Vegan Vs Vegetarian, Is there a difference?
Vegan vs Vegetarian, different names of the same diet? Many people consider vegetarian and vegan interchangeable terms. Indeed, all the term vegetarian does include vegans. However, people pursuing the vegan lifestyle are not all vegetarian.
Vegans enjoy a life encompassing only plant-based foods. They omit meats, but also products from animals, such as eggs, dairy, and honey.
Vegetarians omit meats but may choose to include eggs, dairy, or honey, or a combination of these products. You might hear the terms Ovo-vegetarian or Lacto-vegetarian. Ovo-vegetarians eat plant based and also include eggs. Lacto-vegetarians include dairy. If the person includes both, they may refer to themselves as ova-lacto vegetarian or just simply as a vegetarian.
Some choose to include fish in their diet and call themselves pesco-vegetarian. While consuming any animal flesh rules out the vegetarian label, they feel it accommodates their choice. For many, it becomes a step toward full vegan diet lifestyle.
Why choose a plant-based diet?
Many pursue the vegetarian or vegan lifestyle as a means of protecting animal life. They feel that killing animals is inhumane. Many also disagree with factory farming practices that produce the majority of our non-vegetarian products.
An increasing number of people practice the plant-based diet for health reasons. Studies show many health benefits to those choosing to forego meat and animal products. The China Study and other similar results led to Blue Zone Projects.
Not only do vegetarians live longer than meat eaters, they are healthier, on average. Some insurance companies consider this a factor when calculating insurance rates based on eating habits. Studies and statistics prove the many health benefits.
Loma Linda Study Results indicate vegans have a 15% lower risk of death than people on the standard American diet. Not only do they live longer, they enjoy better health and a reduced incidence of heart disease, cancer, and other illness.
Health Benefits for part-timers, too
Jumping from eating standard meat-eating fare into a vegan diet seems extreme to many. It does take time to retrain your taste buds and become accustomed to the textures and flavors.
Meatless Monday began in 2003 in an effort to allow people to try the plant-based lifestyle. While no one expects dramatic health effects by making the change one day a week, it can lead to healthier food choices. For some people, this little step offers a chance for them to try a healthier diet without feeling trapped.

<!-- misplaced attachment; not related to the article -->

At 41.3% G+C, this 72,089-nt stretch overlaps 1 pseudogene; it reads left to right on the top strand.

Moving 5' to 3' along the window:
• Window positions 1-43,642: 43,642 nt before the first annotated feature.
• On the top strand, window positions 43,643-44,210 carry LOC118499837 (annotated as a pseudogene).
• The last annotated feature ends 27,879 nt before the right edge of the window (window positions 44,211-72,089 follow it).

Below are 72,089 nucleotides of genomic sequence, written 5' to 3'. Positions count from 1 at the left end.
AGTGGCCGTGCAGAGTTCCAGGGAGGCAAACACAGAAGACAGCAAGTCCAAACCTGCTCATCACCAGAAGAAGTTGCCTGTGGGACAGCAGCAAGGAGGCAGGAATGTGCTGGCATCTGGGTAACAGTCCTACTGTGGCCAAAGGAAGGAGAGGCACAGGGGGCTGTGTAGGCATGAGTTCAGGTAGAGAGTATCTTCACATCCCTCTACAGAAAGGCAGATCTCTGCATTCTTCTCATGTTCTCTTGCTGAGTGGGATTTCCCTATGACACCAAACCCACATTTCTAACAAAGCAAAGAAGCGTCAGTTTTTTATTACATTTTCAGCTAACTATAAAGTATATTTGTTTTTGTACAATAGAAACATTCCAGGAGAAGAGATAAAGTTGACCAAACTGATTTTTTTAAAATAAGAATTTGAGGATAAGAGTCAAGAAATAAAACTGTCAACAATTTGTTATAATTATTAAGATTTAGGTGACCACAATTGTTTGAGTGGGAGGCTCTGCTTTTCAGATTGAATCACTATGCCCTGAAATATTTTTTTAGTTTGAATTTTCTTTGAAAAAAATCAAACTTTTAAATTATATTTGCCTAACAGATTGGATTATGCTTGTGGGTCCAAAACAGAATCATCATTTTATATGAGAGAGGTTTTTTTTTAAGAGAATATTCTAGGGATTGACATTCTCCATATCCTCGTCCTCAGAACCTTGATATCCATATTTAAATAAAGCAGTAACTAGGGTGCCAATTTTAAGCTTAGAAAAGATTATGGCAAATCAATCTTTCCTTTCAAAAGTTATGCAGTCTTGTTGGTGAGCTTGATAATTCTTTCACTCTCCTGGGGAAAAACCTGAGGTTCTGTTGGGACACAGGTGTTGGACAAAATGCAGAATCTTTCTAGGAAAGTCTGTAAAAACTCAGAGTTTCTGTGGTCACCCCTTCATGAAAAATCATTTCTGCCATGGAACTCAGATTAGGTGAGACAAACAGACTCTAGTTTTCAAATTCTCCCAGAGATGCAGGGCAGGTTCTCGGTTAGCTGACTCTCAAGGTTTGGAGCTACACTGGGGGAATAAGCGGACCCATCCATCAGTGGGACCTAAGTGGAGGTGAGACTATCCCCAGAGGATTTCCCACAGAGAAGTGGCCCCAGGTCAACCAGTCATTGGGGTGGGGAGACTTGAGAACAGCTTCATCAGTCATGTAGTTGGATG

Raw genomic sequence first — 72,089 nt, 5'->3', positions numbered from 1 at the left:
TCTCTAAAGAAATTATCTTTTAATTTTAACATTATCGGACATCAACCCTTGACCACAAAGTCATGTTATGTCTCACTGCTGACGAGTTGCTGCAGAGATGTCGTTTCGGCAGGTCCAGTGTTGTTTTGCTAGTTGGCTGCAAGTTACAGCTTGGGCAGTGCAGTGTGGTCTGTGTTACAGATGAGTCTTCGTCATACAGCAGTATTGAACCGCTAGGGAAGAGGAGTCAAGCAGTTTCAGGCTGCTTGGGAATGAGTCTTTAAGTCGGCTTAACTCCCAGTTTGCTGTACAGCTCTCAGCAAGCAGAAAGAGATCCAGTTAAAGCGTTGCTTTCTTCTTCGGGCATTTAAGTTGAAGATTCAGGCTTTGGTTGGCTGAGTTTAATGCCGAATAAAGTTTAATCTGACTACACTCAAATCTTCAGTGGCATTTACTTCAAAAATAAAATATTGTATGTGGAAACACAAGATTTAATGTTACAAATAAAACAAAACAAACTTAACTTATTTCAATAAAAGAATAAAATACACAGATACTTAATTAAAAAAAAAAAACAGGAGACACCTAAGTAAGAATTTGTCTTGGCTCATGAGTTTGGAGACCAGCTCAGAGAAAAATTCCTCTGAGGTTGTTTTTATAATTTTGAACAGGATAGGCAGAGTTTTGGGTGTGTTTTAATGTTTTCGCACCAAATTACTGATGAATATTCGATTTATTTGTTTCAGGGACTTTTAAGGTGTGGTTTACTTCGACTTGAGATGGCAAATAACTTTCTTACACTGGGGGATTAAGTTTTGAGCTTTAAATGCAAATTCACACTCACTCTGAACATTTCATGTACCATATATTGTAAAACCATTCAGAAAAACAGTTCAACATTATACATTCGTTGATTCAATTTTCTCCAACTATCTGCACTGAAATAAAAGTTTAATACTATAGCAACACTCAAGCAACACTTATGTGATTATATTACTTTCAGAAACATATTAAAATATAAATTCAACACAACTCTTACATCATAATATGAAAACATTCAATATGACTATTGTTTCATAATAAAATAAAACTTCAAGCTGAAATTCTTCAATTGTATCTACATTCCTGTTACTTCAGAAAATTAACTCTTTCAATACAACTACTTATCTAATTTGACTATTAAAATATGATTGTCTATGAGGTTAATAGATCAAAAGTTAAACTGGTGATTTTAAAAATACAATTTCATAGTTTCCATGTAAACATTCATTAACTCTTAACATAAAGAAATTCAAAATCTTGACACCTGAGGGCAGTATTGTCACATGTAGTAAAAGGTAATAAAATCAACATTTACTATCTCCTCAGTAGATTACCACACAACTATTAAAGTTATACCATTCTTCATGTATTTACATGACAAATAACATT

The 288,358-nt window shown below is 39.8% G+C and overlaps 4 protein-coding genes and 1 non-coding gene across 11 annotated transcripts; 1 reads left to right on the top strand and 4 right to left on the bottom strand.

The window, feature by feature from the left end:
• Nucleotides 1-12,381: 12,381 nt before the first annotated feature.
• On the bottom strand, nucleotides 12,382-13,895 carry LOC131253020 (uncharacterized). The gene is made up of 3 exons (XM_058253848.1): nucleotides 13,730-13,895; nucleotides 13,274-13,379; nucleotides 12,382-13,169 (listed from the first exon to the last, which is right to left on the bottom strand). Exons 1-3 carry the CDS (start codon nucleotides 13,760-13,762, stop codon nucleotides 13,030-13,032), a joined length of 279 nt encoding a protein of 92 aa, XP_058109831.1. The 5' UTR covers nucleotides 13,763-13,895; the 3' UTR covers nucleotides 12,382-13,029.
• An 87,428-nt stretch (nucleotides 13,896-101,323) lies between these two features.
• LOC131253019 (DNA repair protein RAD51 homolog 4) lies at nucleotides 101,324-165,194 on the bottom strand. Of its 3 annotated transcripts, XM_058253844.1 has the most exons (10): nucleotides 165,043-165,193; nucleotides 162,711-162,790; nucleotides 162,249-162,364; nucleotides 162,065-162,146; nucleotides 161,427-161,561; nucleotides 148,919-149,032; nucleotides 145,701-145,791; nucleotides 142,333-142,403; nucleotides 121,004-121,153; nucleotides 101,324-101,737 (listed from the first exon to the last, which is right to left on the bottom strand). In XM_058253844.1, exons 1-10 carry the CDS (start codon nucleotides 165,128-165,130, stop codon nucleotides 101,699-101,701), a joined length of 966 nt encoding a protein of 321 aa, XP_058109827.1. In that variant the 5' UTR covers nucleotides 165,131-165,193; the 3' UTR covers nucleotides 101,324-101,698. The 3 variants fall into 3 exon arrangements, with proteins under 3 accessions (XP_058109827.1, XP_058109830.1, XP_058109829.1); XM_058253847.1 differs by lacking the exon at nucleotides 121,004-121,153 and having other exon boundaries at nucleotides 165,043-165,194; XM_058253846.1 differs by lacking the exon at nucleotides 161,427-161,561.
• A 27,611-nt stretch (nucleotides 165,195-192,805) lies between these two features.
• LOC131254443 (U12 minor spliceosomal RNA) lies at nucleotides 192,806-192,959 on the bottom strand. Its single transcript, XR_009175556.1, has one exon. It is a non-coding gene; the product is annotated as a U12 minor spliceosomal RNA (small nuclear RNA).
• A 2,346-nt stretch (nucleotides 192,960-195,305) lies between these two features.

Many begin their health journey by eliminating red meats, then chicken and eventually become vegetarian. The next jump to entirely plant-based might prove more challenging, especially for those relying heavily on dairy and eggs.
Taking the plunge
Often the choice to adopt a plant-based lifestyle comes from a major health issue. Diabetes, heart disease, and other critical medical concerns often jar people into considering eating healthier and exercising. For these people, as well as others, Meatless Monday is not enough. An immediate change to a vegan diet might well save their life and start them on the road to health.
For those that choose to plunge in, rather than testing the water, many opt for convenience substitutes, at least to start. Vegetarian burgers, sausage, and even turkey cutlets offer great taste and texture, without the meat. Many find that they are preferable. Senior citizens, for instance, may have problems chewing and even digesting meats. However, a pot roast made from vegan beef tips offers the taste and delicate texture in an easy to chew form. Other recipes also help the transition.
While some stay with these vegan meat substitutes, many use them as a transition. Often expensive and containing some ingredients considered less healthy, the substitutes provide one route to transition to the best diet. Consider balancing these with healthier options and eventually eliminating them.
Starting now or already on the journey….
Whether you are just trying occasional meals or celebrating decades of plant-based eating, new recipes and interesting cuisine offer more choices for healthy foods. While many countries and regions within countries have unique cuisine,
America offers choices from all over the world. Indeed, each region often features local favorites, while most cities offer an even greater variety. Our melting pot design encourages newcomers to bring the best from their birth country. We integrate those favorites into our own.
Vegan Globetrotters allows you to virtually travel around America and around the globe, choosing healthy vegan options to add to your family favorites. And like any adventure, the journey is never over. We’ll continue to add new flavors, new inspirations, and interesting features. Stop by often!